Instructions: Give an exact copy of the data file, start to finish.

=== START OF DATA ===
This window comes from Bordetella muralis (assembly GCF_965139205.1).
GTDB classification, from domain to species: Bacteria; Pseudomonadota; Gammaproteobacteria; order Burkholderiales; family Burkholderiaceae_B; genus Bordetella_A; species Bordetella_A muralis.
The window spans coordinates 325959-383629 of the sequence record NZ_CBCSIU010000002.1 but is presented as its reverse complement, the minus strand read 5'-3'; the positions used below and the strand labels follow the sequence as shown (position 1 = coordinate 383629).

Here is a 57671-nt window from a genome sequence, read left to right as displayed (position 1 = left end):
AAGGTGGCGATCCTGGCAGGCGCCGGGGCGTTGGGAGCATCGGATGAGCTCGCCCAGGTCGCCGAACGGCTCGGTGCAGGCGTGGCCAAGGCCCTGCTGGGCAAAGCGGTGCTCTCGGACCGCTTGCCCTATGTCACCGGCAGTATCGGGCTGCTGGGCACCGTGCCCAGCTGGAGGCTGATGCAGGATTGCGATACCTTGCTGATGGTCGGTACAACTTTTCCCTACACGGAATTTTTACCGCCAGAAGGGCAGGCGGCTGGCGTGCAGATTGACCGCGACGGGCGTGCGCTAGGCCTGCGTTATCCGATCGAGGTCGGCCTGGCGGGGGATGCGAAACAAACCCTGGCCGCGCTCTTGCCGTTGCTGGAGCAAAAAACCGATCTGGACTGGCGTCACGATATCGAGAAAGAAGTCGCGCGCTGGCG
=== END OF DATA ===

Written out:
This window comes from Bordetella muralis (assembly GCF_965139205.1).
GTDB classification, from domain to species: Bacteria; Pseudomonadota; Gammaproteobacteria; order Burkholderiales; family Burkholderiaceae_B; genus Bordetella_A; species Bordetella_A muralis.
The window spans coordinates 325959-383629 of the sequence record NZ_CBCSIU010000002.1 but is presented as its reverse complement, the minus strand read 5'-3'; the positions used below and the strand labels follow the sequence as shown (position 1 = coordinate 383629).

Here is a 57671-nt window from a genome sequence, read left to right as displayed (position 1 = left end):
AAGGTGGCGATCCTGGCAGGCGCCGGGGCGTTGGGAGCATCGGATGAGCTCGCCCAGGTCGCCGAACGGCTCGGTGCAGGCGTGGCCAAGGCCCTGCTGGGCAAAGCGGTGCTCTCGGACCGCTTGCCCTATGTCACCGGCAGTATCGGGCTGCTGGGCACCGTGCCCAGCTGGAGGCTGATGCAGGATTGCGATACCTTGCTGATGGTCGGTACAACTTTTCCCTACACGGAATTTTTACCGCCAGAAGGGCAGGCGGCTGGCGTGCAGATTGACCGCGACGGGCGTGCGCTAGGCCTGCGTTATCCGATCGAGGTCGGCCTGGCGGGGGATGCGAAACAAACCCTGGCCGCGCTCTTGCCGTTGCTGGAGCAAAAAACCGATCTGGACTGGCGTCACGATATCGAGAAAGAAGTCGCGCGCTGGCG